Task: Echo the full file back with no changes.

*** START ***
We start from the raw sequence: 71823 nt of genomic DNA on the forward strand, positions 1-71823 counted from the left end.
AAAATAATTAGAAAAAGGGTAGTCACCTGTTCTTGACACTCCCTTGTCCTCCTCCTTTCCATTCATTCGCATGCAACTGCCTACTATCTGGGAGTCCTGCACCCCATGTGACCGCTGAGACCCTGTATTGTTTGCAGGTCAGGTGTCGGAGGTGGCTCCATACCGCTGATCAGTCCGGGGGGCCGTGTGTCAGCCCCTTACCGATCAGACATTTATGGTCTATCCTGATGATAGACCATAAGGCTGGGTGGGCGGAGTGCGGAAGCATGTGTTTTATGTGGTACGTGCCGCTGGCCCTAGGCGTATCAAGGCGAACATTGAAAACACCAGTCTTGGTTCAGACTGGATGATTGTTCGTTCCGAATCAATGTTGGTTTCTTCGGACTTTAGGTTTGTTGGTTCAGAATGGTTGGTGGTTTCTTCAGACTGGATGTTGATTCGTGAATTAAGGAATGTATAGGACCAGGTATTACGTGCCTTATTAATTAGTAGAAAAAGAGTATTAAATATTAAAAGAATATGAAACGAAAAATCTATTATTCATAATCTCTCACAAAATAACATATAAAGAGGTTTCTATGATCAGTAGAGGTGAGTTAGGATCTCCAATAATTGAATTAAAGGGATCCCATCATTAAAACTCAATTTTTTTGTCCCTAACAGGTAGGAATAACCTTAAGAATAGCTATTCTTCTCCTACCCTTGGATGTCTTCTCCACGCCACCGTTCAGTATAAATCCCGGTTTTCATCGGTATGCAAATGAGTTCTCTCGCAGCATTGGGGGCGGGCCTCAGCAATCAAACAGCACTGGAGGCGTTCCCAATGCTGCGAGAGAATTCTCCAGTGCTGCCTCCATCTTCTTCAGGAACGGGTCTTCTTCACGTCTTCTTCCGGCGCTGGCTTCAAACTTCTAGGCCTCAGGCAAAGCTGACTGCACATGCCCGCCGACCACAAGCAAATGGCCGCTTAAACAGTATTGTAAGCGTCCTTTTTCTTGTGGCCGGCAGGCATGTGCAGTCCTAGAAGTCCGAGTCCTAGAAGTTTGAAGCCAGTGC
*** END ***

We start from the raw sequence: 71823 nt of genomic DNA on the forward strand, positions 1-71823 counted from the left end.
AAAATAATTAGAAAAAGGGTAGTCACCTGTTCTTGACACTCCCTTGTCCTCCTCCTTTCCATTCATTCGCATGCAACTGCCTACTATCTGGGAGTCCTGCACCCCATGTGACCGCTGAGACCCTGTATTGTTTGCAGGTCAGGTGTCGGAGGTGGCTCCATACCGCTGATCAGTCCGGGGGGCCGTGTGTCAGCCCCTTACCGATCAGACATTTATGGTCTATCCTGATGATAGACCATAAGGCTGGGTGGGCGGAGTGCGGAAGCATGTGTTTTATGTGGTACGTGCCGCTGGCCCTAGGCGTATCAAGGCGAACATTGAAAACACCAGTCTTGGTTCAGACTGGATGATTGTTCGTTCCGAATCAATGTTGGTTTCTTCGGACTTTAGGTTTGTTGGTTCAGAATGGTTGGTGGTTTCTTCAGACTGGATGTTGATTCGTGAATTAAGGAATGTATAGGACCAGGTATTACGTGCCTTATTAATTAGTAGAAAAAGAGTATTAAATATTAAAAGAATATGAAACGAAAAATCTATTATTCATAATCTCTCACAAAATAACATATAAAGAGGTTTCTATGATCAGTAGAGGTGAGTTAGGATCTCCAATAATTGAATTAAAGGGATCCCATCATTAAAACTCAATTTTTTTGTCCCTAACAGGTAGGAATAACCTTAAGAATAGCTATTCTTCTCCTACCCTTGGATGTCTTCTCCACGCCACCGTTCAGTATAAATCCCGGTTTTCATCGGTATGCAAATGAGTTCTCTCGCAGCATTGGGGGCGGGCCTCAGCAATCAAACAGCACTGGAGGCGTTCCCAATGCTGCGAGAGAATTCTCCAGTGCTGCCTCCATCTTCTTCAGGAACGGGTCTTCTTCACGTCTTCTTCCGGCGCTGGCTTCAAACTTCTAGGCCTCAGGCAAAGCTGACTGCACATGCCCGCCGACCACAAGCAAATGGCCGCTTAAACAGTATTGTAAGCGTCCTTTTTCTTGTGGCCGGCAGGCATGTGCAGTCCTAGAAGTCCGAGTCCTAGAAGTTTGAAGCCAGTGC